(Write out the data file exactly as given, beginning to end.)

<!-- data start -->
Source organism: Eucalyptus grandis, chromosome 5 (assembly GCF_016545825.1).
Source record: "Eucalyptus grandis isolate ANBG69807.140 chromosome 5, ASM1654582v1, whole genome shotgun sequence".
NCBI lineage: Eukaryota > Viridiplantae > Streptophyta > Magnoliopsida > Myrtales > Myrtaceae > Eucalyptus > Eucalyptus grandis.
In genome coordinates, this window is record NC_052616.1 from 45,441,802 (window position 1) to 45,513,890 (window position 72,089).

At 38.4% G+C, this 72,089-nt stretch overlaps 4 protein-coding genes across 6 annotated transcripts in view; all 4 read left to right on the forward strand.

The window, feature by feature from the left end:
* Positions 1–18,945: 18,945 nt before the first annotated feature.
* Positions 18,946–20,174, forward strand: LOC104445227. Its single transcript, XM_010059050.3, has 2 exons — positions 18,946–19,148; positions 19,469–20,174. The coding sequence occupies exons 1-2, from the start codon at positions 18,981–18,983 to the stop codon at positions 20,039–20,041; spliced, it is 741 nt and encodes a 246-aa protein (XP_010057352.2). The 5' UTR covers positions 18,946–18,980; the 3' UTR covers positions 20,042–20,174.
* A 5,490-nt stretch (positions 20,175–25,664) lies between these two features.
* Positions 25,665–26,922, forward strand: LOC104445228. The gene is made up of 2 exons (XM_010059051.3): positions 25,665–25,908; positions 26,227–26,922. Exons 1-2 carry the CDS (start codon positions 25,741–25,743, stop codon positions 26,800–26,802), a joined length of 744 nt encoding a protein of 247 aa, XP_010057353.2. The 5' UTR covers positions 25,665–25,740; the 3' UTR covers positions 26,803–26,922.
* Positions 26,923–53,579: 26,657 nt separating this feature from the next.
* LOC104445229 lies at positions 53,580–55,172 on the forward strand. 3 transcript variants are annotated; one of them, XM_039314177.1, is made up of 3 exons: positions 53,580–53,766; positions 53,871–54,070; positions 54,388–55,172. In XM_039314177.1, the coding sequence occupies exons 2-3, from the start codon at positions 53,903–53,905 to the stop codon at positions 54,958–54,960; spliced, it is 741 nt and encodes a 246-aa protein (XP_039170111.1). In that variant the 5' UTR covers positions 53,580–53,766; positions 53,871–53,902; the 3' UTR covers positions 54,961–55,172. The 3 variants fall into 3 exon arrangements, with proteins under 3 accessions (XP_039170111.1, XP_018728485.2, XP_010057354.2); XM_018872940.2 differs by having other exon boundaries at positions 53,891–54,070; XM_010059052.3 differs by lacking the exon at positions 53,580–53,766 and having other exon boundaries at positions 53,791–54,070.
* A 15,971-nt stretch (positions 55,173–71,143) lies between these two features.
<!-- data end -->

Source organism: Eucalyptus grandis, chromosome 5 (assembly GCF_016545825.1).
Source record: "Eucalyptus grandis isolate ANBG69807.140 chromosome 5, ASM1654582v1, whole genome shotgun sequence".
NCBI lineage: Eukaryota > Viridiplantae > Streptophyta > Magnoliopsida > Myrtales > Myrtaceae > Eucalyptus > Eucalyptus grandis.
In genome coordinates, this window is record NC_052616.1 from 45,441,802 (window position 1) to 45,513,890 (window position 72,089).

At 38.4% G+C, this 72,089-nt stretch overlaps 4 protein-coding genes across 6 annotated transcripts in view; all 4 read left to right on the forward strand.

The window, feature by feature from the left end:
* Positions 1–18,945: 18,945 nt before the first annotated feature.
* Positions 18,946–20,174, forward strand: LOC104445227. Its single transcript, XM_010059050.3, has 2 exons — positions 18,946–19,148; positions 19,469–20,174. The coding sequence occupies exons 1-2, from the start codon at positions 18,981–18,983 to the stop codon at positions 20,039–20,041; spliced, it is 741 nt and encodes a 246-aa protein (XP_010057352.2). The 5' UTR covers positions 18,946–18,980; the 3' UTR covers positions 20,042–20,174.
* A 5,490-nt stretch (positions 20,175–25,664) lies between these two features.
* Positions 25,665–26,922, forward strand: LOC104445228. The gene is made up of 2 exons (XM_010059051.3): positions 25,665–25,908; positions 26,227–26,922. Exons 1-2 carry the CDS (start codon positions 25,741–25,743, stop codon positions 26,800–26,802), a joined length of 744 nt encoding a protein of 247 aa, XP_010057353.2. The 5' UTR covers positions 25,665–25,740; the 3' UTR covers positions 26,803–26,922.
* Positions 26,923–53,579: 26,657 nt separating this feature from the next.
* LOC104445229 lies at positions 53,580–55,172 on the forward strand. 3 transcript variants are annotated; one of them, XM_039314177.1, is made up of 3 exons: positions 53,580–53,766; positions 53,871–54,070; positions 54,388–55,172. In XM_039314177.1, the coding sequence occupies exons 2-3, from the start codon at positions 53,903–53,905 to the stop codon at positions 54,958–54,960; spliced, it is 741 nt and encodes a 246-aa protein (XP_039170111.1). In that variant the 5' UTR covers positions 53,580–53,766; positions 53,871–53,902; the 3' UTR covers positions 54,961–55,172. The 3 variants fall into 3 exon arrangements, with proteins under 3 accessions (XP_039170111.1, XP_018728485.2, XP_010057354.2); XM_018872940.2 differs by having other exon boundaries at positions 53,891–54,070; XM_010059052.3 differs by lacking the exon at positions 53,580–53,766 and having other exon boundaries at positions 53,791–54,070.
* A 15,971-nt stretch (positions 55,173–71,143) lies between these two features.